JASPER, Ala. — Lewis Smith Lake’s bass profile is typical of many man-made impoundments in the middle South.
Spotted bass thrive in the lower portion of many lakes from northern Alabama to North Carolina. Clear, deep water and immense schools of shad support prolific populations of spotted bass. They all but relegate the ranks of the largemouth to the headwaters. The clear water turns dingy. The depth rises closer to the surface. And the laydowns and structure largemouth prefer is more available.
This dual personality of bass populations presents a conundrum for a tournament angler. Do you fish the numbers game for spotted bass? Make the long run for the quality largemouth bite? Or gamble on a mixed bag of both?
Those are questions facing a national field of anglers competing in the Bass Pro Shops Southern Open #3 on Smith Lake.
Gerald Swindle’s tactical approach is simple when deciding between largemouth and spotted bass. Choose one and don’t look back. The restraints of time pose too great a risk for sustaining a tournament winning game plan.
“You spread yourself too thin in a tournament like this if you try and spend 50 percent of your time on largemouth, then the rest of the day trying to catch spots,” he said. “When you go back and forth, you burn time and confuse yourself.”
The Bassmaster Elite Series pro rarely sees Smith Lake even though it’s a half-hour drive from his home. Swindle spends most of his time on the Tournament Trail chasing largemouth. That’s why he’ll target them in this tournament.
“I might spend all day on a largemouth pattern, but my odds of catching one or more quality fish are better,” he said in comparing the spotted bass option. “I know some guys might be down lake culling a limit before I get mine. But chances are those fish are just inside the legal size limit for the tournament. They’ll all weigh the same.”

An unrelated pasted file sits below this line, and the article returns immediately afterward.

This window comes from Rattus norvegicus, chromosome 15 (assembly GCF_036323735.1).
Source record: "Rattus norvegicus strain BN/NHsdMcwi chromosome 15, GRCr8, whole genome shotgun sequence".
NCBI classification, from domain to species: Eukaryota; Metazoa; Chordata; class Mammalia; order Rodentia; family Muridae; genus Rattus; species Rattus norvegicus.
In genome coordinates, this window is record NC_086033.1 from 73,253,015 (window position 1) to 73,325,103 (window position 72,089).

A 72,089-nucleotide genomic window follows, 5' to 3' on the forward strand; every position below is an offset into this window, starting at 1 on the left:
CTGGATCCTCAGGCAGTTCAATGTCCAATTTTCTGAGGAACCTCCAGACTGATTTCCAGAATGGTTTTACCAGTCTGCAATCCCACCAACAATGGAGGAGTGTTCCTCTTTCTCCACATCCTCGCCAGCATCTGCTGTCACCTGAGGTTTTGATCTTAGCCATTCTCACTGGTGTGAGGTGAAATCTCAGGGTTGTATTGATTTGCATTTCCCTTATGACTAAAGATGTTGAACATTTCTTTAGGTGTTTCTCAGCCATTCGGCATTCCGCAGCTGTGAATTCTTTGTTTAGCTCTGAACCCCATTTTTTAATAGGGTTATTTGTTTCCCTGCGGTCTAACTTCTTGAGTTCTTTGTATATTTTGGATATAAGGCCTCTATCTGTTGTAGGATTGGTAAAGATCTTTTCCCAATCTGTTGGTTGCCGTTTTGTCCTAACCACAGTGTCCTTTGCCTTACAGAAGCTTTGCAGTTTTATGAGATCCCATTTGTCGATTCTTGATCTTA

That’s due in part to the prolific nature of the spotted bass. They grow quickly and rarely reach trophy size like the largemouth. Most spotted bass average 2 pounds when fully mature. In some states, like South Carolina, the spotted bass is considered an “invasive” species.
Swindle never falls to the temptation of scrambling to catch a mixed bag. It’s a common pattern on lakes with spotted bass and largemouth. The strategy many will follow is to fill a quick limit of spotted bass and then head upriver for a kicker largemouth that anchors the stringer.
“I fish backwards from what a lot of guys do when given the two choices,” he explained. “I’d rather go after the big bite first thing in the morning; get a good quality fish or more in the livewell.”
He also recognizes the riverine setting fishes smaller than the lake. Crowded conditions call for savvy tactics.
“I don’t beat the bank. I avoid the obvious shoreline cover like laydowns,” he said. “I’ll fish deeper water and look for submerged cover that I think nobody has targeted.”
Swindle sums it all up in his classic, whimsical style.
“My granddaddy used to always say that if you try and do two things at the same time, you’ll only do one of them well.”